Offshore crane

Two standards that offer guidance in developing minimum offshore crane requirements are API Spec. 2C and EN13852-1. They represent Gulf of Mexico and the North Sea respectively, while the rest of the world employs one of these two to size an offshore crane up.

API is widely used in benign environments, outside of Gulf of Mexico, which the standard considers to be of “very mild sea and wind conditions” (cf. §5.4.4 Legacy Dynamic Method), excluding hurricanes, of course. Notwithstanding this self-assessment, there have been projects and locations that continue to use API, when it may be more sensible to use the EN13852-1 instead in harsher environments — tropical or otherwise.

I have been poring over the two standards last week in order to understand how comparable they may be for a general application, and I thought, the quickest way to test the two would be to look at their off-board lift prescriptions, and in particular, their recipes for minimum required hoisting velocity. This, as API standard explains, as “the hoisting velocity at the elevation where lift is initiated (i.e., supply boat deck level) shall be fast enough to avoid re-contact after the load is lifted.” So, over the weekend, I wrote a little code (see below) to produce the following graph.

Crane (offboard) hoisting velocity

A couple of observations:

  1. API prescription for Vhmin covers supply vessels, while EN offers two additional options, viz., barge, and sea surface. (Graphs for barge or sea surface are not shown in the above, but can be separately generated, if desired, using the code I’ve shared.)
  2. EN is explicit about reeving efficiency — note the reduced velocity requirements in the case of multi-fall reeving. Looking at the two graphs above, i.e., for API and for EN, the multi-part reeving option appears to be somewhat close to API prescription in terms of Vhmin. It could be that API considers multi-part reeving efficiency in its prescription, even though it does not mention in §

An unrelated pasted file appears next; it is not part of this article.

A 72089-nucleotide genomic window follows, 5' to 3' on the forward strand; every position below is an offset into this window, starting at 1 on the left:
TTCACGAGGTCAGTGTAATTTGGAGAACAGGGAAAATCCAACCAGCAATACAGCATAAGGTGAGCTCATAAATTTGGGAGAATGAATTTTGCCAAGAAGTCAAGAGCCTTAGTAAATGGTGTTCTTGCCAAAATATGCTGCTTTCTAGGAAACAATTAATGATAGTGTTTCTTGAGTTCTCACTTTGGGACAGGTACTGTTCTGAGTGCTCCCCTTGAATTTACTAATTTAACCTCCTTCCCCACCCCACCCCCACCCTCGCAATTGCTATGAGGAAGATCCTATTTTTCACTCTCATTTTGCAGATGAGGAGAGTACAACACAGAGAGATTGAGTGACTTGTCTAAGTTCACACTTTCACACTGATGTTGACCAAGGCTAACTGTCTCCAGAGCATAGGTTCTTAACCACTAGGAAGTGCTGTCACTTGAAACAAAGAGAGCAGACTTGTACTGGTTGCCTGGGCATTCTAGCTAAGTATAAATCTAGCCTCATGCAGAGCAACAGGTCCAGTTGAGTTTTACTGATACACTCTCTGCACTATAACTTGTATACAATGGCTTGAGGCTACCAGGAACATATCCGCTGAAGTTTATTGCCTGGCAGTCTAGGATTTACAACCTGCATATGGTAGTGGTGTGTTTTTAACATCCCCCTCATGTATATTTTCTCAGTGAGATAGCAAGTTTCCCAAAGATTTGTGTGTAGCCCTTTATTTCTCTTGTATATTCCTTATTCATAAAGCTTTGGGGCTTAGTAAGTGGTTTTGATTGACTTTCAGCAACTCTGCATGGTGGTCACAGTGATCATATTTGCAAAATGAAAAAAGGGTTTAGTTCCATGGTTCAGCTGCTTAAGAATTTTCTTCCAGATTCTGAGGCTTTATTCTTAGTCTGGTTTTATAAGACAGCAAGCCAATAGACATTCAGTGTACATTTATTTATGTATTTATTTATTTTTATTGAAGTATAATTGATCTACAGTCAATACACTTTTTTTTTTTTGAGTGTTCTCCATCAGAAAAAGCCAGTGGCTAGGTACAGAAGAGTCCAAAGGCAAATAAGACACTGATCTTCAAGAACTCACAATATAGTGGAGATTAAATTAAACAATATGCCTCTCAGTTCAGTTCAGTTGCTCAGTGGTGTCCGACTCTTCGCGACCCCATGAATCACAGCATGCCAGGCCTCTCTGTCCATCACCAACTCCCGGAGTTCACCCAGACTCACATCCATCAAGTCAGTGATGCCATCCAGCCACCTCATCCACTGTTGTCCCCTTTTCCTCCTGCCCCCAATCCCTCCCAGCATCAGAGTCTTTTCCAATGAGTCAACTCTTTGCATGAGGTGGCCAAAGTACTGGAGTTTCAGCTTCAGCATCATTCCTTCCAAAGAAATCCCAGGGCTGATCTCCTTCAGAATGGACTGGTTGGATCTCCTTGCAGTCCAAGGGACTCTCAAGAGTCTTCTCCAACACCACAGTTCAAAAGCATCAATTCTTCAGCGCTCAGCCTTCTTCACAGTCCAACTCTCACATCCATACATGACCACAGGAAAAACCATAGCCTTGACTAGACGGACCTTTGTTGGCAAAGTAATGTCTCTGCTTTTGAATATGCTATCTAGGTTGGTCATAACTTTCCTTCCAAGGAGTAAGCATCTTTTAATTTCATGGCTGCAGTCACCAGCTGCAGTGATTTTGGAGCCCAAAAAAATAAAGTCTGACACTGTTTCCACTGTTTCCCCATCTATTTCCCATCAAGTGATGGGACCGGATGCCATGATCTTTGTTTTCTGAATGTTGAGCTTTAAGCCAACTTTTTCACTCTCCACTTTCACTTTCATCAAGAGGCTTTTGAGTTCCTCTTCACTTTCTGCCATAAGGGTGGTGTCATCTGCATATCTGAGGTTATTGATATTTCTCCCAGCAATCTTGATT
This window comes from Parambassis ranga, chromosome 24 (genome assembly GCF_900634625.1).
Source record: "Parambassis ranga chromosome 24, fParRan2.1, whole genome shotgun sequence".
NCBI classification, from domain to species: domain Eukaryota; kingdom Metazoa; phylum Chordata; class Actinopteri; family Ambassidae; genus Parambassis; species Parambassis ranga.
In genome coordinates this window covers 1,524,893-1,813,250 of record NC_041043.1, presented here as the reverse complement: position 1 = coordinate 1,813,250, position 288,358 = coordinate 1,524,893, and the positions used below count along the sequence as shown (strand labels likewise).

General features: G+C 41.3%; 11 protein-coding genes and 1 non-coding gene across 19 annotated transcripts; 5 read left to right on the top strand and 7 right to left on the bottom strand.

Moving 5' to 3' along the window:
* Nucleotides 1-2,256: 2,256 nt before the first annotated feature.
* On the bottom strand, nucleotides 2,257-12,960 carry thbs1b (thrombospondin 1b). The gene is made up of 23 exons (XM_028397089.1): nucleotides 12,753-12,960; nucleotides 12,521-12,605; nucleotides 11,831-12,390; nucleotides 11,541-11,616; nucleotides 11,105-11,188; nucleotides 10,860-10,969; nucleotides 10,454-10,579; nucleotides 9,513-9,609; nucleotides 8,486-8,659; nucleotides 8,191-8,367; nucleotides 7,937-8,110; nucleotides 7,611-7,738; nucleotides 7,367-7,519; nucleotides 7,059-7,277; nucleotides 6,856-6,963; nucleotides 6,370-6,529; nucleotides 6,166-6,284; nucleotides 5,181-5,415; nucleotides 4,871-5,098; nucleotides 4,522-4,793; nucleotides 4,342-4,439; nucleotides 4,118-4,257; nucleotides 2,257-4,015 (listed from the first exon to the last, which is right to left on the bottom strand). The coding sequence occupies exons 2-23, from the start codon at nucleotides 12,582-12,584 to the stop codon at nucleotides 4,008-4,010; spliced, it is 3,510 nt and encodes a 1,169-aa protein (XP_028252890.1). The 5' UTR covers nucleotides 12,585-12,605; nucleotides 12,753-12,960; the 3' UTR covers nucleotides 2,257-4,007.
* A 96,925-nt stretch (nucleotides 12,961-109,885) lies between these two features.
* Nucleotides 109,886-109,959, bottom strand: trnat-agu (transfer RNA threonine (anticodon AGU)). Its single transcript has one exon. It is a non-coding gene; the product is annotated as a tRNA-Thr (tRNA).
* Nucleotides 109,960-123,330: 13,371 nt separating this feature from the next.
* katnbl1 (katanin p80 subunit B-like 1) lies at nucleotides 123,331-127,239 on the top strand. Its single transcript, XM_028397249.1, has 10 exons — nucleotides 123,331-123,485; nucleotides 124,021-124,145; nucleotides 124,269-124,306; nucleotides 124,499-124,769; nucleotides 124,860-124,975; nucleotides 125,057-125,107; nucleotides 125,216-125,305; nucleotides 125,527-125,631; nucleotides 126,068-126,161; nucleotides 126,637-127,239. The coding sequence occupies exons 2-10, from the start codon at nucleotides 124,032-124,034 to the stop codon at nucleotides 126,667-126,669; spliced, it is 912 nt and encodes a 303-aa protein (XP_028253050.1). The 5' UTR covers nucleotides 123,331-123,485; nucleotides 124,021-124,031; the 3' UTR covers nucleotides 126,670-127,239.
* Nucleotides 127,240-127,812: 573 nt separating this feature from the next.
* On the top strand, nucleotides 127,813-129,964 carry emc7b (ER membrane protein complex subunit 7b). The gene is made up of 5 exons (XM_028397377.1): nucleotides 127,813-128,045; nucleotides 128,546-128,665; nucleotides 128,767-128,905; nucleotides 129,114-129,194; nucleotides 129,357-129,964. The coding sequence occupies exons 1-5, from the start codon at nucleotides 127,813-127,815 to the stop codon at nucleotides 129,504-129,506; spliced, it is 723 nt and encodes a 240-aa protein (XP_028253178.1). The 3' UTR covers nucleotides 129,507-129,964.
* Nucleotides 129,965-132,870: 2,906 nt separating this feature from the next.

I am curious to know, in general, how crane vendors cater to North Sea-like or worse environments with API’s prescriptions. Do they simply go for a faster motor, apply reeving efficiency, or do they also review crane’s spring factor in combination to ensure optimum crane performance? What else?

Here’s that code:

#!/usr/bin/env python
# -*- coding: UTF-8 -*-
""" Offshore crane: min. hoisting velocity
2016 ckunte

Feb 10: Conditional API curve fixed
Feb 16: Minimum code retained for graphs
import numpy as np
import matplotlib.pyplot as plt

# x corresponds to significant wave height (Hsig)

def minhvelo():
    # -- API Spec. 2C 7th Ed --
    # Min. (required) hoisting velocity, m/s (§
    cf = 0.3048 # ft to m conversion factor
    x1 = np.arange(0.0, 1.83, 0.001)
    x2 = np.arange(1.83, 3.0, 0.001)
    Vhmin_api1 = (0.033 * cf) + 0.098 * x1
    Vhmin_api2 = 0.067 * (x2 + (3.3 * cf))    
    x = np.arange(0.0, 3.0, 0.001)
    # -- EN 13852-1:2013 --
    # Table B.2: Load supporting deck velocity, Vd (m/s)
    Vd = [0, (3.2 * x / (x + 13.5)), (4.0 * x / (x + 7.0)), \
    (6.0 * x / (x + 8.0)), (5.3 * x / (x + 5.5))]

    # Table B.3: Crane boom tip velocity, Vc (m/s)
    Vc = [0, (0.25 * x), (0.5 * x)]

    # Table B.4: Velocity factor K_H
    # K_H structure: [NL & SFR, RC & SFR, NL & MFR, RC & MFR]
    K_H = [0.65, 0.50, 0.40, 0.28]

    # Hook velocity 
    # Crane on bottom supported structure
    ## Lifting to/from: Supply vessel (At rated capacity, Single fall reeving)
    VH_f_sv_rc_sfr = K_H[1] * (Vd[3]**2 + Vc[0]**2)**0.5
    ## Lifting to/from: Supply vessel (At rated capacity, Multiple fall reeving)
    VH_f_sv_rc_mfr = K_H[3] * (Vd[3]**2 + Vc[0]**2)**0.5

    fig, ax = plt.subplots()
    # -- EN13852-1 --
    # Crane on bottom supported structure
    # Legend: NL: No load; [S,M]FR: [Single,Multiple] fall reeving 
    ax.plot(x, VH_f_sv_rc_sfr, label="EN: From supply vessel (RC, SFR)")
    ax.plot(x, VH_f_sv_rc_mfr, label="EN: From supply vessel (RC, MFR)")
    # -- API --
    ax.plot(x1, Vhmin_api1, color='black', label="API: From supply vessel")
    ax.plot(x2, Vhmin_api2, color='black')
    # ---
    ax.set_xlabel('Hsig (m)')
    ax.set_ylabel('Vhmin (m/s)')

if __name__ == '__main__':

Update (Feb 18): Certain operators override minimum provided API/EN hoisting velocities in their engineering practices, such as 1.0m/s, which is off the chart above. Crane power source, hydraulic pumps and winches (to be sized for hydraulic flow rate) are cited as factors influencing minimum hoisting velocity.

What is not clear to me though is if there is room for improvement in suitably sizing the above, while ensuring adequate hydraulic flow rate, which could eventually result in cost savings.